Stress higher in hard-hit areas of Chch

Last updated 05:00 23/10/2012

Relevant offers

Christchurch earthquake

Recovery team recognise the good Samaritans of Kaikoura who helped after the earthquake Police decide against charges over Southern Ink and Riccarton Rd earthquake deaths Man to create near-perfect replica of Christchurch heritage house Steve Hansen pays tribute to the late Sir Ron Scott Family support memorial for nurses lost in Christchurch earthquake Shortland Street quake show should have carried a warning, say traumatised viewers Christchurch quake rescuer Bill Toomey wins fight for ACC cover for post-traumatic stress Study into 'lateral spreading' earthquake cracks launched Insurance Council asks Kaikoura District Council to pull video from its Facebook page Tower Insurance chairman Michael Stiassny expresses frustration at claims holdouts

Depression, anxiety and stress were higher in seriously damaged parts of Christchurch after the February 2011 earthquake, researchers have found.

University of Canterbury researchers Amy Rowlands and Charlotte Renouf studied 400 residents in Mt Pleasant, Avonside, Cashmere and Hornby to see how psychological responses to the 2011 quakes differed among communities.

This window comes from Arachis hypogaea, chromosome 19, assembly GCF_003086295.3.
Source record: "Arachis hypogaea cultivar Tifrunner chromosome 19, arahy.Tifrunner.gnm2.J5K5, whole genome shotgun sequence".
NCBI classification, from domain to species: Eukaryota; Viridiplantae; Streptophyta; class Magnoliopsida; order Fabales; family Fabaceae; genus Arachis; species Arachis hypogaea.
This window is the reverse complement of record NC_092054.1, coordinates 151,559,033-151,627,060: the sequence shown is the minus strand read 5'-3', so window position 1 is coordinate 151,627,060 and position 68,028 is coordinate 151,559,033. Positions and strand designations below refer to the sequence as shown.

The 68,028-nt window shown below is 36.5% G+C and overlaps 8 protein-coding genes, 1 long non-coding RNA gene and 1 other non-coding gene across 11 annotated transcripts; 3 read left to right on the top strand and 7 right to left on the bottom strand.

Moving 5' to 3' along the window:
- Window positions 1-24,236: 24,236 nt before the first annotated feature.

They conducted door-to-door surveys in two suburbs each, comparing one that had been hit hard with one that was relatively unscathed.

They first approached participants in June 2011 and reassessed them between October and December.

They found levels of acute stress, anxiety and depression had changed little last year for those living in hard-hit areas.

"Prolonged periods of helplessness and ongoing post-disaster disruptions, along with distress and anxiety, were factors associated with depression," Rowlands said.

"The more physically affected [communities] were dealing with ongoing daily disruptions, shovelling silt from liquefaction all over again following large aftershocks . . . and living in severely damaged houses."

Renouf focused on the impact of aftershocks and found that while residents in both her suburbs suffered acute stress, those in the harder-hit areas suffered "clinically elevated depression and anxiety".

Better direction to services that helped people to cope with depression and other psychological symptoms "may prove helpful in psychological adjustment following the ongoing disruptive stressors and quakes", Rowlands said.

The findings are the first part of a six-suburb study investigating psychological responses after the quakes.

Ad Feedback

- The Press

Special offers

Featured Promotions

Sponsored Content